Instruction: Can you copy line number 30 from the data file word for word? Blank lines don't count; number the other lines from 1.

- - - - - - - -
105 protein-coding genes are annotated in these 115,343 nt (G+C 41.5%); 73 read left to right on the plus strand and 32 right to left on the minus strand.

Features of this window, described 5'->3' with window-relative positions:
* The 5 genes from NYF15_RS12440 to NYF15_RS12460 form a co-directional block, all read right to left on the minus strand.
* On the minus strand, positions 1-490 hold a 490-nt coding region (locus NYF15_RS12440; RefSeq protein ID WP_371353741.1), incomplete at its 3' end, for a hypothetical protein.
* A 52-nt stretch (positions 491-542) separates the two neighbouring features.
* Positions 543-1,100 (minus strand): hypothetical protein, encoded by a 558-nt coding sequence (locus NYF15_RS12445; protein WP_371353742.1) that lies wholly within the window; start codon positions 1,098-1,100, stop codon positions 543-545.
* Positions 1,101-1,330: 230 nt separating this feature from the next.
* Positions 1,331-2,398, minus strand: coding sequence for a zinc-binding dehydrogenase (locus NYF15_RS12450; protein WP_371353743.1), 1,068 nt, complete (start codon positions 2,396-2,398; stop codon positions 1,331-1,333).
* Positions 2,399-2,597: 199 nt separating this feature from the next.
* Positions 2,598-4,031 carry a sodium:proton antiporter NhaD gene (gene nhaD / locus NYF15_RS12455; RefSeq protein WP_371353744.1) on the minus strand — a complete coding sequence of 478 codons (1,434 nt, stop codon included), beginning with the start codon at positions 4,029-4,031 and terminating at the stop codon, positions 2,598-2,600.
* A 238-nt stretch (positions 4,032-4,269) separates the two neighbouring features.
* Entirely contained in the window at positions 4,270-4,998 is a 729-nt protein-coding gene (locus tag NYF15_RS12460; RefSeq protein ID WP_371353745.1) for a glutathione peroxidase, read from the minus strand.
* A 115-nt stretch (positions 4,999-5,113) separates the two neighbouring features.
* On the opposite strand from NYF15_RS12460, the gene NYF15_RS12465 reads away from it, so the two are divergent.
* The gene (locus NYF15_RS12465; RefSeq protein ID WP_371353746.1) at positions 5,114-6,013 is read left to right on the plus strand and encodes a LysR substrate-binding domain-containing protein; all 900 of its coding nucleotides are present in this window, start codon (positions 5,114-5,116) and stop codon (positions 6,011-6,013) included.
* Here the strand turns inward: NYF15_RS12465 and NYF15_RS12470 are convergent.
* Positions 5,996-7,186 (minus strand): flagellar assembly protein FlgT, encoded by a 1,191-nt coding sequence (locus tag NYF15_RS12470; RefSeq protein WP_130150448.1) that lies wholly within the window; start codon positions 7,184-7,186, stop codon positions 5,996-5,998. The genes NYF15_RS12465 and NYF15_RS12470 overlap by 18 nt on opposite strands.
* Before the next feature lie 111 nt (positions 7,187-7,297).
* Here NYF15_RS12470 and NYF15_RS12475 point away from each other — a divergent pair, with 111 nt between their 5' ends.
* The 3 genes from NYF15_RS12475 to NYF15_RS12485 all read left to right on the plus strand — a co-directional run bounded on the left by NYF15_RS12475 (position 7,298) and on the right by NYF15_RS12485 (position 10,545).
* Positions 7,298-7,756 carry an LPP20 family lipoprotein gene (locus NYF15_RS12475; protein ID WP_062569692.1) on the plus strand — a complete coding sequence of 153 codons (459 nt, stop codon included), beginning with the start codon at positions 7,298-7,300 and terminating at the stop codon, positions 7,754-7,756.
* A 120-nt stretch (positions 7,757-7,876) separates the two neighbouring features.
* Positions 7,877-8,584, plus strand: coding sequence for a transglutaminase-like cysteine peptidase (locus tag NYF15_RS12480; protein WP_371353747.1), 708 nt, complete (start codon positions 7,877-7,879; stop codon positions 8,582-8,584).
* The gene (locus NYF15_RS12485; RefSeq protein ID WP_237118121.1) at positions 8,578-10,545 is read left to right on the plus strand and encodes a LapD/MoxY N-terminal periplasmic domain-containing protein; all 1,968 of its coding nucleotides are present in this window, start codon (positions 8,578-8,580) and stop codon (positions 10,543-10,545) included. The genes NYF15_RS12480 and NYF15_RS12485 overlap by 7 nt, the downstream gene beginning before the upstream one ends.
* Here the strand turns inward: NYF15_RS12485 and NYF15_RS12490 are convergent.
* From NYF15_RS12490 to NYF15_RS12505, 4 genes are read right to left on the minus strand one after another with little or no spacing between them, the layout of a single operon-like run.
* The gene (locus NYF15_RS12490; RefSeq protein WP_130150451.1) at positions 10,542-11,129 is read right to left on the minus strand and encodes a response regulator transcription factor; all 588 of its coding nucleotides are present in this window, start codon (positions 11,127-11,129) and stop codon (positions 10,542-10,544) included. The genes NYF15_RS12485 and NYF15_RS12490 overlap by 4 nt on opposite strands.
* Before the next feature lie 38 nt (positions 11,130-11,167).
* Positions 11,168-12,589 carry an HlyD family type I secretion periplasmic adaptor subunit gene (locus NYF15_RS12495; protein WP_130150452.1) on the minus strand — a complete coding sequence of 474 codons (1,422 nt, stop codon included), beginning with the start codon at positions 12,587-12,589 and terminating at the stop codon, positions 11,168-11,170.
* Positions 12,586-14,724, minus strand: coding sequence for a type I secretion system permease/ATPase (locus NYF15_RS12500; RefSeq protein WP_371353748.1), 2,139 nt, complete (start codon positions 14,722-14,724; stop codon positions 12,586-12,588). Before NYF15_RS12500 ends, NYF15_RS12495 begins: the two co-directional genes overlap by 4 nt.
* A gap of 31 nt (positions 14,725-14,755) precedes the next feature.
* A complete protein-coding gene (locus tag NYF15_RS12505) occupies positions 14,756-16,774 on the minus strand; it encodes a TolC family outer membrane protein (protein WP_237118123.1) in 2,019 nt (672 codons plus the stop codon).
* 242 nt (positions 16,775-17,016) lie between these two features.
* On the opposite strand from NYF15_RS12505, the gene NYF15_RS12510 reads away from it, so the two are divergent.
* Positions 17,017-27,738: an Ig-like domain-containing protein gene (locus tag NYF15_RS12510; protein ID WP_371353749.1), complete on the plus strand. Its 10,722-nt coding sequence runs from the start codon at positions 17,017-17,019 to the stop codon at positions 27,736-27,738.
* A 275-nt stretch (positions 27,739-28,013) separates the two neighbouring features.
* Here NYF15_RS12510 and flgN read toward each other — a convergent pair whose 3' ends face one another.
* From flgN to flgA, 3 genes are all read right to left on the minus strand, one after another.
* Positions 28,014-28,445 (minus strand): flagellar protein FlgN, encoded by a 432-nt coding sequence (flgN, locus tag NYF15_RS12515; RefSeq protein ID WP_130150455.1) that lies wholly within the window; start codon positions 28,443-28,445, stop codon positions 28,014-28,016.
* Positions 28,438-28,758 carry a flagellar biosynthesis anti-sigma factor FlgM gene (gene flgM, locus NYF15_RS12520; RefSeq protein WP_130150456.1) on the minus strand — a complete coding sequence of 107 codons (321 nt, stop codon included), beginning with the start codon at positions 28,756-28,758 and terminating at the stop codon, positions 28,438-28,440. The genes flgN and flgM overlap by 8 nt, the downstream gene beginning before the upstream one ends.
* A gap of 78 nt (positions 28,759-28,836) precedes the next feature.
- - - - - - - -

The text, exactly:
* Positions 12,586-14,724, minus strand: coding sequence for a type I secretion system permease/ATPase (locus NYF15_RS12500; RefSeq protein WP_371353748.1), 2,139 nt, complete (start codon positions 14,722-14,724; stop codon positions 12,586-12,588). Before NYF15_RS12500 ends, NYF15_RS12495 begins: the two co-directional genes overlap by 4 nt.